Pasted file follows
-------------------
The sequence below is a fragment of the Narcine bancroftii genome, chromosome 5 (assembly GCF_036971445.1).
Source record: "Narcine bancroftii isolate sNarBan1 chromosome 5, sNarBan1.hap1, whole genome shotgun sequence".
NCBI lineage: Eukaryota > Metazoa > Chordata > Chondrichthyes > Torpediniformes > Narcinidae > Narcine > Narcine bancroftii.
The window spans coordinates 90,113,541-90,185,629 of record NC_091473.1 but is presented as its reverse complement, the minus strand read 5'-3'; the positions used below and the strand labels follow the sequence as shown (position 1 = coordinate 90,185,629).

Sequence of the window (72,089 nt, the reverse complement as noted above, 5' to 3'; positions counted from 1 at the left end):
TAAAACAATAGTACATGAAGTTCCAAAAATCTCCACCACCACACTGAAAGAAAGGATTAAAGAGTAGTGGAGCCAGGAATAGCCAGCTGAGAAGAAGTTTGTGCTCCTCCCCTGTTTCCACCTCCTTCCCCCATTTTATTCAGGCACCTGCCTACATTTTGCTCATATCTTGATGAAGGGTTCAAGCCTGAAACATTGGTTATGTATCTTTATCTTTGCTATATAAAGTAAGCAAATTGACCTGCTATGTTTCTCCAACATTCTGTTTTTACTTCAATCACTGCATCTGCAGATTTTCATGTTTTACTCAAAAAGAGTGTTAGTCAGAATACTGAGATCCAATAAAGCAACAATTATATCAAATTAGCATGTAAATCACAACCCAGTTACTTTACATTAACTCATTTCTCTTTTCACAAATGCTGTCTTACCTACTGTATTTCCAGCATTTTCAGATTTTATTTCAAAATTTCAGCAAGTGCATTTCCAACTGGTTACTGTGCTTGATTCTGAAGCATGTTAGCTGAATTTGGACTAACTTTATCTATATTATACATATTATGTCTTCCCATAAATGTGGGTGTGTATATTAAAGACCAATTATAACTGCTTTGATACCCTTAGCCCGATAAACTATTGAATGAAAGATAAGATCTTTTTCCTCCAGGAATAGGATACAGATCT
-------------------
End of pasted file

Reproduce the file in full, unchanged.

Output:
The sequence below is a fragment of the Narcine bancroftii genome, chromosome 5 (assembly GCF_036971445.1).
Source record: "Narcine bancroftii isolate sNarBan1 chromosome 5, sNarBan1.hap1, whole genome shotgun sequence".
NCBI lineage: Eukaryota > Metazoa > Chordata > Chondrichthyes > Torpediniformes > Narcinidae > Narcine > Narcine bancroftii.
The window spans coordinates 90,113,541-90,185,629 of record NC_091473.1 but is presented as its reverse complement, the minus strand read 5'-3'; the positions used below and the strand labels follow the sequence as shown (position 1 = coordinate 90,185,629).

Sequence of the window (72,089 nt, the reverse complement as noted above, 5' to 3'; positions counted from 1 at the left end):
TAAAACAATAGTACATGAAGTTCCAAAAATCTCCACCACCACACTGAAAGAAAGGATTAAAGAGTAGTGGAGCCAGGAATAGCCAGCTGAGAAGAAGTTTGTGCTCCTCCCCTGTTTCCACCTCCTTCCCCCATTTTATTCAGGCACCTGCCTACATTTTGCTCATATCTTGATGAAGGGTTCAAGCCTGAAACATTGGTTATGTATCTTTATCTTTGCTATATAAAGTAAGCAAATTGACCTGCTATGTTTCTCCAACATTCTGTTTTTACTTCAATCACTGCATCTGCAGATTTTCATGTTTTACTCAAAAAGAGTGTTAGTCAGAATACTGAGATCCAATAAAGCAACAATTATATCAAATTAGCATGTAAATCACAACCCAGTTACTTTACATTAACTCATTTCTCTTTTCACAAATGCTGTCTTACCTACTGTATTTCCAGCATTTTCAGATTTTATTTCAAAATTTCAGCAAGTGCATTTCCAACTGGTTACTGTGCTTGATTCTGAAGCATGTTAGCTGAATTTGGACTAACTTTATCTATATTATACATATTATGTCTTCCCATAAATGTGGGTGTGTATATTAAAGACCAATTATAACTGCTTTGATACCCTTAGCCCGATAAACTATTGAATGAAAGATAAGATCTTTTTCCTCCAGGAATAGGATACAGATCT